Thursday 26 Nov 2020 | 00:39 | SYDNEY
Thursday 26 Nov 2020 | 00:39 | SYDNEY

Annapolis: Beyond the photo op


Anthony Bubalo

28 November 2007 11:01

Annapolis has lived up to lowered expectations of it being little more than a photo op. Of course, it was important who was in the photo. The presence of the Saudi Foreign Minister and Syrian Deputy Foreign Minister was something of a success for American Middle-East diplomacy and harks back to the careful regional coalition-building of President Bush’s father. 

Syria’s presence was particularly important given what many consider to be the real goal of the summit — isolating Iran. It hardly signals a major breech in the long strategic relationship between Damascus and Tehran, but it still would have caused considerable consternation in Tehran. It might even strengthen those in the regime that have become more openly critical of President Ahmedinejad’s unique approach to winning friends and influencing neighbours. 

So what can we expect on the Israeli-Palestinian front?

For starters, don’t expect them to meet their own end of 2008 deadline for reaching an agreement on final status issues. Deadlines are always the first casualty of Israeli–Palestinian negotiations. 

Second, don’t bet the house on them reaching a final status agreement. Neither is in a strong political position to do so. The only thing keeping Olmert’s ruling coalition together is the desire of most of his coalition partners to avoid early elections — at this stage.  Abbas barely commands the loyalty of his own Fatah movement.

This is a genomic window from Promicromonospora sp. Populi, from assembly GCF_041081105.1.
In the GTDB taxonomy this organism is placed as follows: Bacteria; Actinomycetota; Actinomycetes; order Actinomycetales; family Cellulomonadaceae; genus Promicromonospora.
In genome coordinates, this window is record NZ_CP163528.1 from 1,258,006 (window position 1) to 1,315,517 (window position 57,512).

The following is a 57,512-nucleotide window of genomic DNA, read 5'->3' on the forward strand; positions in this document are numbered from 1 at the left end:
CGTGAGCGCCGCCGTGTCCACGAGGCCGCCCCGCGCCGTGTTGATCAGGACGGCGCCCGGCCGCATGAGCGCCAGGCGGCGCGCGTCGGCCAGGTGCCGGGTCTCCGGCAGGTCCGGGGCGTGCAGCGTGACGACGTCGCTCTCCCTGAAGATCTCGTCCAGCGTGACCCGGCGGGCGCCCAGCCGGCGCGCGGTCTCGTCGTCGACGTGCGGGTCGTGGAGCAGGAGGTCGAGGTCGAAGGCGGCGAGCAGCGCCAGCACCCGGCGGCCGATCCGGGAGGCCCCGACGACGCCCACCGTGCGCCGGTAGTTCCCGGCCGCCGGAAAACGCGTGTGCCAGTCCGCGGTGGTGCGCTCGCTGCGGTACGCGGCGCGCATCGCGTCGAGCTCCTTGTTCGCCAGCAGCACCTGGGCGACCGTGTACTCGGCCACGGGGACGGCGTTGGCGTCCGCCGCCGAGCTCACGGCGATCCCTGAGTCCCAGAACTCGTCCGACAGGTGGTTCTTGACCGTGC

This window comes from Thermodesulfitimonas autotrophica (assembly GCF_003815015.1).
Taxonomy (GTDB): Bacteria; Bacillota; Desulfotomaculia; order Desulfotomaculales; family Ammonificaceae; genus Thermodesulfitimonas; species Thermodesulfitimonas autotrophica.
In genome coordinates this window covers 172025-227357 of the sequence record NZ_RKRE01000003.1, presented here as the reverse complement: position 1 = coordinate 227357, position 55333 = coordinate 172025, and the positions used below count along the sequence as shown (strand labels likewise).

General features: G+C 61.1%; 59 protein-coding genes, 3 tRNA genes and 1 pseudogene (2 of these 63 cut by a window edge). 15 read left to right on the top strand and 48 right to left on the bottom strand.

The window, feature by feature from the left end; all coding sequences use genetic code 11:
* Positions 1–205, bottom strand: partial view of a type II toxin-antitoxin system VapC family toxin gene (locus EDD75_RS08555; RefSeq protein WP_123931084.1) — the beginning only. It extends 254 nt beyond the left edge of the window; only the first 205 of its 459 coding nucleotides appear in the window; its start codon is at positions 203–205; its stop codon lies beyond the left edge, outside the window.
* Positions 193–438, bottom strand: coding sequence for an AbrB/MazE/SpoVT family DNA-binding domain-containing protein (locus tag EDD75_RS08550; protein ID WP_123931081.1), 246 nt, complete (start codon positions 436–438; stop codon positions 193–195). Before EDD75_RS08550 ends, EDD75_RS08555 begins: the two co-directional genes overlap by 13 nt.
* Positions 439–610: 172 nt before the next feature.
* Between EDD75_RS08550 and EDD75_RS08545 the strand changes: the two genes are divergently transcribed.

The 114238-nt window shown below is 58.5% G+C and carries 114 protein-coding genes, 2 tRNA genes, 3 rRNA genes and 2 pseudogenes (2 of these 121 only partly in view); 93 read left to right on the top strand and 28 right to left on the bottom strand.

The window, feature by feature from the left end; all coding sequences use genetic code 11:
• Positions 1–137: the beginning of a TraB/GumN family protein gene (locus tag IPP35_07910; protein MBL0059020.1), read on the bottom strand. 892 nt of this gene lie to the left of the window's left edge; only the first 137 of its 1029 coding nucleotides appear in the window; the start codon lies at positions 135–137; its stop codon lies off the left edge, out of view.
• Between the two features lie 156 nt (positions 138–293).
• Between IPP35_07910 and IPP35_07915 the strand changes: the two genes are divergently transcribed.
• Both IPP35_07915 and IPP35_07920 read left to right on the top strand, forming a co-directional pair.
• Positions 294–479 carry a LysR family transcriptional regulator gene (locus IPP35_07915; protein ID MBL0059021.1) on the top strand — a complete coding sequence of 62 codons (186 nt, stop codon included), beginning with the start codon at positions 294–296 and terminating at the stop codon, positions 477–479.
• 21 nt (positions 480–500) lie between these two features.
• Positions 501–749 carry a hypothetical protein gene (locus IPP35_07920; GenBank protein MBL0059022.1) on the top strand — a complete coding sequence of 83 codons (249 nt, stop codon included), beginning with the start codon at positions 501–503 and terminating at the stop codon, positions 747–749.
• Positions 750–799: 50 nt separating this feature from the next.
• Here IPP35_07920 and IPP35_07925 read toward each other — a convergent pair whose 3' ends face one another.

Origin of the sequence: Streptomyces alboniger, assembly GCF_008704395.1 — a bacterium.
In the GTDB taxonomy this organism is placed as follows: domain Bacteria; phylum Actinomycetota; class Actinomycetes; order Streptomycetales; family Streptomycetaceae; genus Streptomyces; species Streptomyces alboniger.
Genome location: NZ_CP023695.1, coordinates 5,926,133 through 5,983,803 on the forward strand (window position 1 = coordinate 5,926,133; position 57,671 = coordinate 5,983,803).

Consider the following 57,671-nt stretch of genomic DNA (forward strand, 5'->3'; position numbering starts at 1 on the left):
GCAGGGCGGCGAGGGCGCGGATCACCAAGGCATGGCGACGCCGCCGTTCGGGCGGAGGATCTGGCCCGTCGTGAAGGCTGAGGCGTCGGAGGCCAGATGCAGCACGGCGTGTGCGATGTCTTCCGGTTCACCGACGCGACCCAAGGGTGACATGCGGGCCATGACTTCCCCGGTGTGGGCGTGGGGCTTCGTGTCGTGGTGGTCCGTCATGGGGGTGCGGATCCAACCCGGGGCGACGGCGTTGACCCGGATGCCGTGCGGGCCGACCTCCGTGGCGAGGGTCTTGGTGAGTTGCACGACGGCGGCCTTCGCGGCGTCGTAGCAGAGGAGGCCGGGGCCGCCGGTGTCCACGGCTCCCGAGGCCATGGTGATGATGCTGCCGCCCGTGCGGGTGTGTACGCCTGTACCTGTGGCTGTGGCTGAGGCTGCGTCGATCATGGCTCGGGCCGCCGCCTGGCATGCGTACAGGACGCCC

Third, watch for spoilers. Stretching negotiations out over a year exposes the process to inevitable squalls, from terrorist attacks to coalition political crises. There are plenty of opponents on both sides keen to make already difficult negotiations rockier still. 

Having said all of this, as one excellent analysis of Annapolis has noted, it is now a case of ‘do-or-barely-survive’. It sounds facile, but having negotiations is better than not having them.

Previous negotiations and informal talks over many years mean the contours of an agreement are pretty much known. And public opinion on both sides is closer on some of the critical issues than you might think. Neither side will, therefore, need to do much creative thinking about how to solve tricky issues like the status of Jerusalem or the future of Palestinian refugees. The real issue is not solutions but decisions. 

The political will to make these decisions will, however, need to be built. And here is when the international community – including Australia – should come in. Most obviously, money, expertise and political support will need to flood – not trickle – into the Palestinian Authority. To bolster his authority, Abbas will have to demonstrate a marked improvement in Palestinian living conditions and future prospects. 

Hamas is making a mess of Gaza and should be allowed to continue doing so for the time being. But at some point they will need to be given a reasonable opportunity to join the process. Even at their lowest ebb they still represent 20-30 per cent of the Palestinian public. Regardless of whether Hamas decides to take that opportunity, they cannot be allowed to argue that the views of these Palestinians have been excluded. 

Strengthening Abbas also strengthens Olmert. He needs a new agenda to restore his domestic political fortunes after last year’s disastrous Lebanon war. But he only has an agenda if he has a negotiating partner that most Israelis feel, with some confidence, will contribute to their security, not detract from it. 

Here too the Arab states must help. Normalisation with Israel would strengthen Olmert politically. But normalisation is an important bargaining chip that Arab states will not give up for free.  Nevertheless, they can and should still take small steps as part of a process of normalisation that accompanies the negotiations, and culminates in an agreement between Israel and the Palestinians.